Review by Publisher Summary 1

A formative coming-of-age graphic memoir by the creator of Afro-punk: a young man’s immersive reckoning with identity, racism, clumsy teen love and belonging in an isolated California desert, and a search for salvation and community through punk.Apple Valley, California, in the late eighties, a thirsty, miserable desert.Teenage James Spooner hates that he and his mom are back in town after years away. The one silver lining—new school, new you, right? But the few Black kids at school seem to be gangbanging, and the other kids fall on a spectrum of micro-aggressors to future Neo-Nazis. Mixed race, acutely aware of his Blackness, James doesn't know where he fits until he meets Ty, a young Black punk who introduces him to the school outsiders—skaters, unhappy young rebels, caught up in the punk groundswell sweeping the country.A haircut, a few Sex Pistols, Misfits and Black Flag records later: suddenly, James has friends, romantic prospects, and knows the difference between a bass and a guitar. But this desolate landscape hides brutal, building undercurrents: a classmate overdoses, a friend must prove himself to his white supremacist brother and the local Aryan brotherhood through a show of violence. Everything and everyone are set to collide at one of the year's biggest shows in town...Weaving in the Black roots of punk rock and a vivid interlude in the thriving eighties DIY scene in New York's East Village, this is the memoir of a budding punk, artist, and activist.

Review by Publisher Summary 2

A formative coming-of-age graphic memoir by the creator of Afro-punk: a young man’s immersive reckoning with identity, racism, clumsy teen love and belonging in an isolated California desert, and a search for salvation and community through punk.

Review by Publisher Summary 3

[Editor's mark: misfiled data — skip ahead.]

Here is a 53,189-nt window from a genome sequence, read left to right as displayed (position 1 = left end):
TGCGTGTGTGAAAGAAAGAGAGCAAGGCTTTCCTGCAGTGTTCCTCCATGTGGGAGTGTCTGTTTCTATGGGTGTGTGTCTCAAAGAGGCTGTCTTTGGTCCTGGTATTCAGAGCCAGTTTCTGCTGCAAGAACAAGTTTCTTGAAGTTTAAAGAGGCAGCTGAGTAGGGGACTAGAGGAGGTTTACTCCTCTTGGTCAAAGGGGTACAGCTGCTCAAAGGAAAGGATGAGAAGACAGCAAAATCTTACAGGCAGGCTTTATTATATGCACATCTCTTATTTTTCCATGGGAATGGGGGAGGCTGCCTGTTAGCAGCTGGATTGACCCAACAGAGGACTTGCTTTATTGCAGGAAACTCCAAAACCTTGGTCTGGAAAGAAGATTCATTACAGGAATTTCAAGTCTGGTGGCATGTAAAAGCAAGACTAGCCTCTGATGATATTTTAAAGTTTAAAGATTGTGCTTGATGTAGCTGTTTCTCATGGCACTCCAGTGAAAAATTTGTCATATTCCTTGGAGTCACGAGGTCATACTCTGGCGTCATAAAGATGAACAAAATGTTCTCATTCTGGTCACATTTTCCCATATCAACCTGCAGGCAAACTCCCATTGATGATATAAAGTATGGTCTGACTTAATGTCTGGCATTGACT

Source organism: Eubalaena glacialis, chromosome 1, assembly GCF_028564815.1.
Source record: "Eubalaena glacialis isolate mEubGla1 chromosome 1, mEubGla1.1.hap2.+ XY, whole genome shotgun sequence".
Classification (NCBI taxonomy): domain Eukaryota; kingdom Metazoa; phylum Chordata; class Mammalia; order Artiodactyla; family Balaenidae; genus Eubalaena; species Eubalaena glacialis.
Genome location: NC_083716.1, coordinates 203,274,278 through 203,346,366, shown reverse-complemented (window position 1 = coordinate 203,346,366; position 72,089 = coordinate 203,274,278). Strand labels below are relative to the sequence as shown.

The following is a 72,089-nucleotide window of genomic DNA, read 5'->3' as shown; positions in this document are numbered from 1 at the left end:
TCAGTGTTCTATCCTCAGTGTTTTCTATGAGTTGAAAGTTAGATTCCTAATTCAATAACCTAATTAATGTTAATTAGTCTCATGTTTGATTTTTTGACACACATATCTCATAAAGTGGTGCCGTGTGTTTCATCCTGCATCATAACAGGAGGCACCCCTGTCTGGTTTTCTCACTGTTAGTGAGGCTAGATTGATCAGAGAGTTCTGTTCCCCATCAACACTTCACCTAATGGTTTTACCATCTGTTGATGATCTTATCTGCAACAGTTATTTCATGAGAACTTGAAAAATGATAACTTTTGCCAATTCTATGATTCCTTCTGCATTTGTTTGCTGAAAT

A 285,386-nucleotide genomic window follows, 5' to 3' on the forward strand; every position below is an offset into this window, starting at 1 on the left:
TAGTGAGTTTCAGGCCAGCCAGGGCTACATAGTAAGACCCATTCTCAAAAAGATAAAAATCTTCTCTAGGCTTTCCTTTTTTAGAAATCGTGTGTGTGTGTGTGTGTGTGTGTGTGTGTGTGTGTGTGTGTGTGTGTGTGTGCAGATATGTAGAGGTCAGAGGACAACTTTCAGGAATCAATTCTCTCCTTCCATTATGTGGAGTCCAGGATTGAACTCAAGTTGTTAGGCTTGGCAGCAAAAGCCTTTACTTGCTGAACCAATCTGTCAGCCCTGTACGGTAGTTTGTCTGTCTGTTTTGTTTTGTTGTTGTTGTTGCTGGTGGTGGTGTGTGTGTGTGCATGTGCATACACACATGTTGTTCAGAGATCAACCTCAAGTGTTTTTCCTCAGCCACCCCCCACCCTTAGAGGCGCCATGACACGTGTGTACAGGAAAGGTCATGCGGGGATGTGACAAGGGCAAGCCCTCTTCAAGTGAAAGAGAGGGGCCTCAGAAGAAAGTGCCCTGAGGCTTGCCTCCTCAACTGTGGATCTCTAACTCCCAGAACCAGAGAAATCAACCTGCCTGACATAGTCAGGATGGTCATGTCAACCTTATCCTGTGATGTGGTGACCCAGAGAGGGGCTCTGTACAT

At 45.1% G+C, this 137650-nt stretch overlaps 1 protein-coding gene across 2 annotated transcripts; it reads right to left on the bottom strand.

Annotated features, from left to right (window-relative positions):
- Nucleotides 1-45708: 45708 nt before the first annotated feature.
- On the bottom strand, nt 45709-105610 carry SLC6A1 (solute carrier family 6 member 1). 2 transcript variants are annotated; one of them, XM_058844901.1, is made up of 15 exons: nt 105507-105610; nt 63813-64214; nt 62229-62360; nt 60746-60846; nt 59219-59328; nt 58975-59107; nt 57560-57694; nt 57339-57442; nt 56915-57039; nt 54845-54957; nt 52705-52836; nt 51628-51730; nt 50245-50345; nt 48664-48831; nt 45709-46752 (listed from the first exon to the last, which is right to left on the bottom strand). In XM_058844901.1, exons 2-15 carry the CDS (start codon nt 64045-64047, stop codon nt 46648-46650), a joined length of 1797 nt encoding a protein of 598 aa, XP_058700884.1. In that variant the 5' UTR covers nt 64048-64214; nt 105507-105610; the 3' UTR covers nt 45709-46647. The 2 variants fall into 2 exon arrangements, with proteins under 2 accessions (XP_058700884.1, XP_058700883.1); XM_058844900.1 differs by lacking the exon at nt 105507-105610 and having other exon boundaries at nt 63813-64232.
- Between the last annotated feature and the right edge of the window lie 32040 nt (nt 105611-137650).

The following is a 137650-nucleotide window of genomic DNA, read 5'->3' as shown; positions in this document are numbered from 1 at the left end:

A formative coming-of-age graphic memoir by the creator of Afro-punk: a young man’s immersive reckoning with identity, racism, clumsy teen love and belonging in an isolated California desert, and a search for salvation and community through punk. Apple Valley, California, in the late eighties, a thirsty, miserable desert. Teenage James Spooner hates that he and his mom are back in town after years away. The one silver lining—new school, new you, right? But the few Black kids at school seem to be gangbanging, and the other kids fall on a spectrum of micro-aggressors to future Neo-Nazis. Mixed race, acutely aware of his Blackness, James doesn't know where he fits until he meets Ty, a young Black punk who introduces him to the school outsiders—skaters, unhappy young rebels, caught up in the punk groundswell sweeping the country. A haircut, a few Sex Pistols, Misfits and Black Flag records later: suddenly, James has friends, romantic prospects, and knows the difference between a bass and a guitar. But this desolate landscape hides brutal, building undercurrents: a classmate overdoses, a friend must prove himself to his white supremacist brother and the local Aryan brotherhood through a show of violence. Everything and everyone are set to collide at one of the year's biggest shows in town... Weaving in the Black roots of punk rock and a vivid interlude in the thriving eighties DIY and punk scene in New York's East Village, this is the memoir of a budding punk, artist, and activist.